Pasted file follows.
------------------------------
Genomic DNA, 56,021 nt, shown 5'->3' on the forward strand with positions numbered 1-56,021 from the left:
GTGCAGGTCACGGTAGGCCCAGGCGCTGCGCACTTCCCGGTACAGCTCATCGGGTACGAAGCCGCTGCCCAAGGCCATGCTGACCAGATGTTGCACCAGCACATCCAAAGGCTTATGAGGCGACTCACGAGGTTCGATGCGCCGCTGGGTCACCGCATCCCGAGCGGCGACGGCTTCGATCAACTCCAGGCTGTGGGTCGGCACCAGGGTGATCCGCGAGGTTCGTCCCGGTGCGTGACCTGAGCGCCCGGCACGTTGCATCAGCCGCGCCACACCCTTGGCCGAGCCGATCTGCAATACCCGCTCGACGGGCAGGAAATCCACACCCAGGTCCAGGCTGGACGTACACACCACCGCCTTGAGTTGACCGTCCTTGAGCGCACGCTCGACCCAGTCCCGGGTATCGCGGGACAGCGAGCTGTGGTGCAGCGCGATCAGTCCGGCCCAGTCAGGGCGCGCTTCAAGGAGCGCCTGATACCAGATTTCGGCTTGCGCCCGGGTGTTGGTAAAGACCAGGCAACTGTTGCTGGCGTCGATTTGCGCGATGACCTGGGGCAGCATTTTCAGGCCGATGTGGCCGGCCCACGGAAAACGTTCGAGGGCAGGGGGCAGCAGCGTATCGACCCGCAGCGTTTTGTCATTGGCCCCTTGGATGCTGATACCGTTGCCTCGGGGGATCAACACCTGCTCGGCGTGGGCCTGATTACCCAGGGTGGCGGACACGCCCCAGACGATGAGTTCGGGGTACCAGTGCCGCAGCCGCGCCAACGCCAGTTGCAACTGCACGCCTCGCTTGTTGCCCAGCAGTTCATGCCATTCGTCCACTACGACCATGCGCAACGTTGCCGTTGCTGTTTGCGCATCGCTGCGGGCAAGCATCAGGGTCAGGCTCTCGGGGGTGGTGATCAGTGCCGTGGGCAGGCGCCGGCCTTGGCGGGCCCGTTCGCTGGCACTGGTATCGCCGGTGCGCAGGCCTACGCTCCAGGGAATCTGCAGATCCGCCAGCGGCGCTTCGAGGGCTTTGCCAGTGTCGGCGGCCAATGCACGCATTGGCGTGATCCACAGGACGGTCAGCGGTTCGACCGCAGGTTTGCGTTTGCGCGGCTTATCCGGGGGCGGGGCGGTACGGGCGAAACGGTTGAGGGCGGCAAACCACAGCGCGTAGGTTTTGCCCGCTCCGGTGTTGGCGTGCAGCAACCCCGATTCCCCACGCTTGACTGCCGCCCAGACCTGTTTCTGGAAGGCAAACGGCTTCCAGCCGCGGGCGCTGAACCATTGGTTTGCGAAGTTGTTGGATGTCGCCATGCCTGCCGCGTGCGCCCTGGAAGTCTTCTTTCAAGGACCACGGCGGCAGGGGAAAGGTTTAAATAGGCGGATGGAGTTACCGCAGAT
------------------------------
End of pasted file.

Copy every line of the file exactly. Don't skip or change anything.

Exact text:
Genomic DNA, 56,021 nt, shown 5'->3' on the forward strand with positions numbered 1-56,021 from the left:
GTGCAGGTCACGGTAGGCCCAGGCGCTGCGCACTTCCCGGTACAGCTCATCGGGTACGAAGCCGCTGCCCAAGGCCATGCTGACCAGATGTTGCACCAGCACATCCAAAGGCTTATGAGGCGACTCACGAGGTTCGATGCGCCGCTGGGTCACCGCATCCCGAGCGGCGACGGCTTCGATCAACTCCAGGCTGTGGGTCGGCACCAGGGTGATCCGCGAGGTTCGTCCCGGTGCGTGACCTGAGCGCCCGGCACGTTGCATCAGCCGCGCCACACCCTTGGCCGAGCCGATCTGCAATACCCGCTCGACGGGCAGGAAATCCACACCCAGGTCCAGGCTGGACGTACACACCACCGCCTTGAGTTGACCGTCCTTGAGCGCACGCTCGACCCAGTCCCGGGTATCGCGGGACAGCGAGCTGTGGTGCAGCGCGATCAGTCCGGCCCAGTCAGGGCGCGCTTCAAGGAGCGCCTGATACCAGATTTCGGCTTGCGCCCGGGTGTTGGTAAAGACCAGGCAACTGTTGCTGGCGTCGATTTGCGCGATGACCTGGGGCAGCATTTTCAGGCCGATGTGGCCGGCCCACGGAAAACGTTCGAGGGCAGGGGGCAGCAGCGTATCGACCCGCAGCGTTTTGTCATTGGCCCCTTGGATGCTGATACCGTTGCCTCGGGGGATCAACACCTGCTCGGCGTGGGCCTGATTACCCAGGGTGGCGGACACGCCCCAGACGATGAGTTCGGGGTACCAGTGCCGCAGCCGCGCCAACGCCAGTTGCAACTGCACGCCTCGCTTGTTGCCCAGCAGTTCATGCCATTCGTCCACTACGACCATGCGCAACGTTGCCGTTGCTGTTTGCGCATCGCTGCGGGCAAGCATCAGGGTCAGGCTCTCGGGGGTGGTGATCAGTGCCGTGGGCAGGCGCCGGCCTTGGCGGGCCCGTTCGCTGGCACTGGTATCGCCGGTGCGCAGGCCTACGCTCCAGGGAATCTGCAGATCCGCCAGCGGCGCTTCGAGGGCTTTGCCAGTGTCGGCGGCCAATGCACGCATTGGCGTGATCCACAGGACGGTCAGCGGTTCGACCGCAGGTTTGCGTTTGCGCGGCTTATCCGGGGGCGGGGCGGTACGGGCGAAACGGTTGAGGGCGGCAAACCACAGCGCGTAGGTTTTGCCCGCTCCGGTGTTGGCGTGCAGCAACCCCGATTCCCCACGCTTGACTGCCGCCCAGACCTGTTTCTGGAAGGCAAACGGCTTCCAGCCGCGGGCGCTGAACCATTGGTTTGCGAAGTTGTTGGATGTCGCCATGCCTGCCGCGTGCGCCCTGGAAGTCTTCTTTCAAGGACCACGGCGGCAGGGGAAAGGTTTAAATAGGCGGATGGAGTTACCGCAGAT